It happened! I had been expecting it. I’m actually surprised it didn’t happen before now! I get it…it’s darker in the morning…it’s a Monday…it’s raining…the planets aren’t properly aligned to make for optimal waking up conditions!
My kids slept through their alarms today and were “alarmed” by me saying, “Hey, it’s 8:00 AM! You’re going to miss the bus!” But did they hit snooze too many times because they are tired from a weekend of texting their friends and doing craft projects? Or might we be running headlong into the early signs of ‘Unmotivated Mondays’?
If you are noticing days when your child doesn’t seem bright-eyed and bushy tailed at the breakfast table, maybe motivation is waning in your household as well.
As a parent, how you react and deal with the issue can either help or hurt the situation. There are three very common mistakes that parents make when they are in this predicament:
1) Chalking it up to laziness: Many parents struggle to understand why their child isn’t doing well in school and some of the behavior that goes along with it might look a lot like laziness, but it’s probably due to something else.
a) Kids that struggle to pay attention at school may also struggle when it comes to homework and organization. Get involved and help your child get organized. Plan ahead, schedule time for studying and for play, or consider hiring a tutor. The #1 tool for organization – a dry-erase board!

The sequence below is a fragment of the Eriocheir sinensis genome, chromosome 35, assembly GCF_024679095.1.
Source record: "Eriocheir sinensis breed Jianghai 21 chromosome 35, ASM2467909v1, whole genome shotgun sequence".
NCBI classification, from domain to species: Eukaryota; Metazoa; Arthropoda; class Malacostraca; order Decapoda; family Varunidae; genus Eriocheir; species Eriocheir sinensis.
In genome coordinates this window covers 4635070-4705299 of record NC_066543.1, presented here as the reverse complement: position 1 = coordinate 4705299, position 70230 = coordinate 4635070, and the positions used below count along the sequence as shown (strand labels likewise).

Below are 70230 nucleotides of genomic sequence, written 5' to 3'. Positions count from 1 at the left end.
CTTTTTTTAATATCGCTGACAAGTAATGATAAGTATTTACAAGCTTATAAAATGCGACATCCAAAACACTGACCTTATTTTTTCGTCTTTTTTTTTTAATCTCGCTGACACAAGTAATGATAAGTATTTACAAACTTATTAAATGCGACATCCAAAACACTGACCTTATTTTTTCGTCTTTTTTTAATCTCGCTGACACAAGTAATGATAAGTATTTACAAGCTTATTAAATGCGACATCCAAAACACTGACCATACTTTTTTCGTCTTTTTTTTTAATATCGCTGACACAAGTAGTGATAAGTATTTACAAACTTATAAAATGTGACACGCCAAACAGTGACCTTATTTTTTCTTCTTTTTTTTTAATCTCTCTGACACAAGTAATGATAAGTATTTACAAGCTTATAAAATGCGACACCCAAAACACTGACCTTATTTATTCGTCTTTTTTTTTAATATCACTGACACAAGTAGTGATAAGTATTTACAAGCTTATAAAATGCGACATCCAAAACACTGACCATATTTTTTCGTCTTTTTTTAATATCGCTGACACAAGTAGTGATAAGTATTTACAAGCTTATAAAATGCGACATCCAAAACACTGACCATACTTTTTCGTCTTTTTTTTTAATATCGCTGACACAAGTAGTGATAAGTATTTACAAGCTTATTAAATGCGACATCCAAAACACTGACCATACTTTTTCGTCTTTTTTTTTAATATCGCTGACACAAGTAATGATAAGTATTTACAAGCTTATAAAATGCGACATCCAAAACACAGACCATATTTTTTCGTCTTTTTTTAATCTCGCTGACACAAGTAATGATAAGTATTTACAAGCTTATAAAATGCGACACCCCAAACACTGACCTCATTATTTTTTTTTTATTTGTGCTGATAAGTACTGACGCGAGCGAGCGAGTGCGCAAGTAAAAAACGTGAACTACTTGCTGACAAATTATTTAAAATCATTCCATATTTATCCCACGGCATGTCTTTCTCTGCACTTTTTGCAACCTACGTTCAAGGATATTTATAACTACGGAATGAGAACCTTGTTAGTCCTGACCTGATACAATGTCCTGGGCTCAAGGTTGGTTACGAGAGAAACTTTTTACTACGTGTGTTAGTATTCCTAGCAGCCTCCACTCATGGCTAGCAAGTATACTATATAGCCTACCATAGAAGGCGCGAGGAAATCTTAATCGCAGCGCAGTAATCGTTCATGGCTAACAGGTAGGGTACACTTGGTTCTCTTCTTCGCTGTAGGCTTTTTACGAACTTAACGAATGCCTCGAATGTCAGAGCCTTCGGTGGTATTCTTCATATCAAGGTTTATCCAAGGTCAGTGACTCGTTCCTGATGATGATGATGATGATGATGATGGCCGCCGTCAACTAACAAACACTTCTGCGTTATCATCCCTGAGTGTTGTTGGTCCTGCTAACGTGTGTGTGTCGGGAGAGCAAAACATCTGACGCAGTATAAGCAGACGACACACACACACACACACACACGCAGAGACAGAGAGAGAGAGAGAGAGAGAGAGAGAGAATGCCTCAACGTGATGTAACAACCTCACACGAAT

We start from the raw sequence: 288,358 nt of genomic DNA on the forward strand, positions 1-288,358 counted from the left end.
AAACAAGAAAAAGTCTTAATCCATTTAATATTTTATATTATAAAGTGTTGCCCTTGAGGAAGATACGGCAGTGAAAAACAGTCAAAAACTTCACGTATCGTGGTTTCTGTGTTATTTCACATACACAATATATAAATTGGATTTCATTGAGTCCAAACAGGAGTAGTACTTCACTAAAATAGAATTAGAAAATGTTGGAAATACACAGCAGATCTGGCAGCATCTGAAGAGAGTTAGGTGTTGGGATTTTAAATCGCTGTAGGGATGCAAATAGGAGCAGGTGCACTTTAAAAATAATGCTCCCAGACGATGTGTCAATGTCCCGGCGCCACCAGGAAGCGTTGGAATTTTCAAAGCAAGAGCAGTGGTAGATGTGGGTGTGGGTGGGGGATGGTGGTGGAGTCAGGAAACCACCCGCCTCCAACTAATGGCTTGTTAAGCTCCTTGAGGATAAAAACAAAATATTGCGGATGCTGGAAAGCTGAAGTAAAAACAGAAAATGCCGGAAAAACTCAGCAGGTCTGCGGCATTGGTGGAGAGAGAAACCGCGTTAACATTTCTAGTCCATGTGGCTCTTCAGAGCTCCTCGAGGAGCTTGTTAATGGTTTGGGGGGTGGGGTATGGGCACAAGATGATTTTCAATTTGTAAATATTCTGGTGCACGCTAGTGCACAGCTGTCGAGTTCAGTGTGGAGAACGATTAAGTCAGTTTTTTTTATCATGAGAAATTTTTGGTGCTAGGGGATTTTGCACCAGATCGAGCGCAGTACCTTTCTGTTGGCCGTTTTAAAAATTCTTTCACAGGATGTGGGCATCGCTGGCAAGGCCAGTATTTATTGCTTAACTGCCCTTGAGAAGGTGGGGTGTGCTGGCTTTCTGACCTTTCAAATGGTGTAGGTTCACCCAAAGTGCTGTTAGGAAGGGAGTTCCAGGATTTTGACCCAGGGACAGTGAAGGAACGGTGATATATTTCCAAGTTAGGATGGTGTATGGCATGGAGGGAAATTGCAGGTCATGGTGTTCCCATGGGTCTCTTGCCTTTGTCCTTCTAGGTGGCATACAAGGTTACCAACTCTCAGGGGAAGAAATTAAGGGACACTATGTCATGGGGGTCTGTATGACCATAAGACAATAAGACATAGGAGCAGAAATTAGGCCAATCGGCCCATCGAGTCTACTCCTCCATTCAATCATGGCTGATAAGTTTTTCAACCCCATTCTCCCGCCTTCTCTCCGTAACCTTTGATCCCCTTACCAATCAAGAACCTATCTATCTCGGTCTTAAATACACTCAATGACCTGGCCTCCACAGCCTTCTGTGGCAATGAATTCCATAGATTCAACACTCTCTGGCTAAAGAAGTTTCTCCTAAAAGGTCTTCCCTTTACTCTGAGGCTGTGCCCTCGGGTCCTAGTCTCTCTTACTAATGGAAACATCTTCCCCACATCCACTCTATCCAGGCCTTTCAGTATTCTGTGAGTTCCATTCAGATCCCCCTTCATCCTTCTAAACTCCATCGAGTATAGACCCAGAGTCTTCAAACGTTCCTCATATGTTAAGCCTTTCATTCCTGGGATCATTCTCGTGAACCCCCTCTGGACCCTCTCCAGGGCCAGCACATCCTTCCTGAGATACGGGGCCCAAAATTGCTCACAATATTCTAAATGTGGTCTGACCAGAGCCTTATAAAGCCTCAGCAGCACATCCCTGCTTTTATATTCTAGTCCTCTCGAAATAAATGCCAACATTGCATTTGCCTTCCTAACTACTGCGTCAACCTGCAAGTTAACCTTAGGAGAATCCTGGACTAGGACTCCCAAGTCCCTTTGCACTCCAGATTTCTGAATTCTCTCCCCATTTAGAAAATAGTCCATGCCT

b) The problems they’re having in school might be an indication of an underlying learning problem. If they’ve struggled with reading and writing and seem to have issues with procrastination and work avoidance, it may be a sign that they have a learning issue.
c) Be cautious about the pressure that you put on your child to be successful in school. That’s not to say that school success is not important, but putting a lot of pressure on them will not help them succeed. Let them know that you support them in doing their personal best, and that can be defined differently for every kid.
2) Paying them off: Giving monetary rewards for good grades may be a tempting way to get them motivated, but by doing this, you’re putting more value on the final product (the grade) than you are in the process (learning the material). You are in essence sending the message that the grades matter, but the learning doesn’t. Instead, reward effort by noticing times when your child is working hard and demonstrating persistence on a task.
3) Punishing: Punishing bad grades is also a tempting option – taking away the cell phone or removing screen time privileges. Although technology can get in the way of learning, encourage your child to use their devices to put in some study time. Positive consequences for good study behavior will keep your child motivated at school and prevent creating a world full of restrictions at home.
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